It’s no secret that salesperson reputations stink! In poll after poll, survey respondents typically rank salespeople above only members of Congress on trust, honesty and competency. Frankly, that’s some scary bottom-feeding company to keep! Sadly, we have no one to blame but ourselves. As Pogo said, “We have met the enemy and he is us!” To understand why salesperson reputations are so bad, let’s look in the mirror and see if we recognize in ourselves any traits of these all-too-familiar personas: Slick Sammy, Shortcut Sherri, Chatterbox Charley, Self-Centered Seth, and Rude Rudy:
Slick Sammy might as well be a politician. He’s a glad-handing, double-talking, circular logic kinda guy. He doesn’t engage with prospects in a real and transparent conversation, but rather in a series of talking points – a litany of features and benefits in search of a problem. He’s evasive and comes across as dishonest. Looking for a straight answer from Slick Sammy? Good luck.
Shortcut Sherri is always looking for the easy way, even if it isn’t the right way. Like Slick Sammy, she constantly reverts to talking points that might or might not be relevant to the prospect. It’s all because she doesn’t do her homework. She doesn’t want to do her homework. Even if a basic level of discovery would better determine if her solution would solve her customer’s needs, Shortcut Sherri can’t be bothered. After all, it’s apparently too much work to be a real problem solver.
Chatterbox Charley shares some bad traits with Slick Sammy and Shortcut Sherri – even if a real solution for the prospect is possible, it gets lost in the endless stream of pointless pitching. Chatterbox Charley is a know-it-all who doesn’t know when to be quiet. It is all about hearing himself speak and not listening to the prospect.Unlike the inherent laziness of Shortcut Sherri, Chatterbox Charley has bundles of energy, but expends it all in relentless meandering prattle. He leaves the prospect exhausted and confused, like a punch-drunk boxer about to go down for the count.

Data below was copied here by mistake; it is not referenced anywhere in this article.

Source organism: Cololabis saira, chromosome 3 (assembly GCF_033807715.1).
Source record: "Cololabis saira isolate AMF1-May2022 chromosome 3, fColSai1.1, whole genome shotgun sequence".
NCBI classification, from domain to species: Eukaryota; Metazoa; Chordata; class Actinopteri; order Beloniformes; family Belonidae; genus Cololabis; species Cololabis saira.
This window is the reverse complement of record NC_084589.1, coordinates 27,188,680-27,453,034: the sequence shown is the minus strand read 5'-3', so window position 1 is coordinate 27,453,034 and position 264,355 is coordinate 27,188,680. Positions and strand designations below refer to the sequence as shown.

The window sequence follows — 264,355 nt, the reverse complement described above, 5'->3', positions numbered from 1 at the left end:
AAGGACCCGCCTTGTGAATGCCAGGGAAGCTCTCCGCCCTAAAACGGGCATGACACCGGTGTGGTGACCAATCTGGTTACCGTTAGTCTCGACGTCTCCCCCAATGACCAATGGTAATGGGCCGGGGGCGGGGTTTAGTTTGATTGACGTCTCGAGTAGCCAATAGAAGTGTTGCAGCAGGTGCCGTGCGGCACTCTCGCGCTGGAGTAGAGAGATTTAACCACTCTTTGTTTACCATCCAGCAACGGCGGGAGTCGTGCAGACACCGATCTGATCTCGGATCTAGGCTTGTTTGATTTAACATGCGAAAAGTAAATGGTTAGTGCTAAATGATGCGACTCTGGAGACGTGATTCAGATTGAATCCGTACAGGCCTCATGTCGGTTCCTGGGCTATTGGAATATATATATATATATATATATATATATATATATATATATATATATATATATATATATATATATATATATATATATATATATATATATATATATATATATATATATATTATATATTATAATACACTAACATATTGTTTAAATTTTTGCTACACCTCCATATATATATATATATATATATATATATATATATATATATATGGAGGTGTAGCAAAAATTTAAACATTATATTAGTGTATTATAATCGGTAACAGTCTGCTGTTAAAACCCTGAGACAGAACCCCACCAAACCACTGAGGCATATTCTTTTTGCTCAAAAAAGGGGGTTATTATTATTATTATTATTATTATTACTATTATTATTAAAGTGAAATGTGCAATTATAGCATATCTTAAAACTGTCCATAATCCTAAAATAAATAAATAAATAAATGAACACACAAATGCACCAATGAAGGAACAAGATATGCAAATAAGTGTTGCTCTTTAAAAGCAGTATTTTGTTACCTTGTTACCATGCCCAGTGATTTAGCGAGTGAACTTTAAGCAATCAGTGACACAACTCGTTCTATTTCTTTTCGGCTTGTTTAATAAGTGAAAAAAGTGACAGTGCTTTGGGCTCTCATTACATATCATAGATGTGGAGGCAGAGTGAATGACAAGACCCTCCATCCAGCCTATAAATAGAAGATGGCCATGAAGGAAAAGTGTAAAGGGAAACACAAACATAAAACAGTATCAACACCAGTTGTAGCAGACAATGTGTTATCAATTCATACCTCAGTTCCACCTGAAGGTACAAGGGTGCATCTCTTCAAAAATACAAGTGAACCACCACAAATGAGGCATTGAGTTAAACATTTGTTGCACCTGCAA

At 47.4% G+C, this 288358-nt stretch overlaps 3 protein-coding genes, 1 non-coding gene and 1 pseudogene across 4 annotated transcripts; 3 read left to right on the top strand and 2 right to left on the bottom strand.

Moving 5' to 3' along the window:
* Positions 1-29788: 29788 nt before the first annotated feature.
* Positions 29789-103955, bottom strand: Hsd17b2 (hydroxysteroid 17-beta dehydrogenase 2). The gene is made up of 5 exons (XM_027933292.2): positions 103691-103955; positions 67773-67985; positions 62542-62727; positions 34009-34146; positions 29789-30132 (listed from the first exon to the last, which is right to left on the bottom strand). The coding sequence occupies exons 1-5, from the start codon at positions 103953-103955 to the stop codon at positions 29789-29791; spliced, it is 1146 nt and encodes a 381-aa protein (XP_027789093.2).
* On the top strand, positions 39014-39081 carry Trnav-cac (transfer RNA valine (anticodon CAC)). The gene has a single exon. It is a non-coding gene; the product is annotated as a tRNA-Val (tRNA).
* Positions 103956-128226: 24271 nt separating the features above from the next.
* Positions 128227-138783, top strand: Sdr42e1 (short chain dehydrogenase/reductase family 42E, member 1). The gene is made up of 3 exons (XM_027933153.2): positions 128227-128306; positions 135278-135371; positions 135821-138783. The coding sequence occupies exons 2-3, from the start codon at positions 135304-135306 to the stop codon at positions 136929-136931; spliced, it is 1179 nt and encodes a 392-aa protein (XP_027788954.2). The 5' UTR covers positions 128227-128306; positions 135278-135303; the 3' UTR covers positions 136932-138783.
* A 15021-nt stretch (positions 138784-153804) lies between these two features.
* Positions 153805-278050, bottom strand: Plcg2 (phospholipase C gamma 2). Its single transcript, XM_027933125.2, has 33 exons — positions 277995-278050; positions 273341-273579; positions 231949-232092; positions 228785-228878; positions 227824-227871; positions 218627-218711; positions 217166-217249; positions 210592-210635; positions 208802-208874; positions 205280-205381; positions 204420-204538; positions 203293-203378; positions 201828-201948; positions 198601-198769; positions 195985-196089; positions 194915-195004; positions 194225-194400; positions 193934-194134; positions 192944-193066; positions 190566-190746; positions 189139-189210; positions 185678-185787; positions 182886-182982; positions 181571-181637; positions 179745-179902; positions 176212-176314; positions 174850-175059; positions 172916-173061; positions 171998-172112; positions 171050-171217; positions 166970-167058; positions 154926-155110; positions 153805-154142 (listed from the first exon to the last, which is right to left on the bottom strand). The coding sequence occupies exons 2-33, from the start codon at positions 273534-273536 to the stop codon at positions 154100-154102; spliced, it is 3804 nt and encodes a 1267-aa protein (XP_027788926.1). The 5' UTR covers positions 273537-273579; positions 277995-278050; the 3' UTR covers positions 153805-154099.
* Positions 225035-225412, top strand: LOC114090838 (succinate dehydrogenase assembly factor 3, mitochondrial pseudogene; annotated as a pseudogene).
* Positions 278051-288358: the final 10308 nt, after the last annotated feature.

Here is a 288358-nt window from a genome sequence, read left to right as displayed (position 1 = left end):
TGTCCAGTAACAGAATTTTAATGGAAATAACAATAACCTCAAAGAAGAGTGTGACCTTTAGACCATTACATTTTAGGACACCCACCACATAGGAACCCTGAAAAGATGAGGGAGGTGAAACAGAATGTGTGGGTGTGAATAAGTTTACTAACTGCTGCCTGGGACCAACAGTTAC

Self-centered Seth doesn’t care about the needs of the prospect. Where Shortcut Sherri is too lazy to care, Seth is too inwardly focused to care. He’s arrogant and pushy and can’t seem to be bothered by questions or objections or concerns. All that seems to matter to Seth is that he makes the sale as quickly as possible so he can still make his tee time. It’s all about him!
Rude Rudy may be the worst of all. A virtual amalgam of the worst traits of the others, he makes it even worse by being overly aggressive, badgering, and (perhaps unwittingly) bullying. Sure, he makes some sales, but it is only because he won’t take no for an answer. He could care less if the solution is appropriate. He is such a loose cannon that the prospect is afraid to say no. You agree to a deal with Rude Rudy to get him off your back. It’s more like a payoff.
While these personas might seem extreme, chances are you know salespeople who fit these ugly molds. There are, of course, some common threads here: me-first attitudes, an unwillingness to listen, a lack of true empathy or desire to be a problem solver.
More often than not, the result is that the prospect feels overwhelmed, undervalued, disrespected, dazed and confused. And salesperson reputations take the hit, again and again. An article in The Atlantic noted that, “In particular, we don’t trust people trying to sell us something because we know that their objective isn’t to provide a service, but to make a sale.” Ouch! (The truth hurts.) This observation goes hand-in-hand with Jeffrey Gitomer’s philosophy that people like to buy, but don’t like to be sold.
The Bottom Line:
Everything a salesperson does either perpetuates negative stereotypes and bad salesperson reputations or counteracts them. Ultimately, the only real way to repair the sales industry is to be the opposite of Slick Sammy, Shortcut Sherri, Chatterbox Charley, Self-Centered Seth and Rude Rudy. In other words, don’t be “slick” or take shortcuts or command the conversation; don’t be self-centered; don’t be rude or overbearing. Instead, listen, learn, and be genuine and personable. Seek to solve a legitimate problem with a true solution, and if you can’t, walk away or help them find someone that can. Above all, always work to create value for the customer.
I’ve experienced these bad salesperson personas firsthand from a career in sales management. I understand the damage these undesirables do to the organizations they represent, and can help you prevent this from happening to your organization. To learn more contact me and let me help you get on the right path towards growth.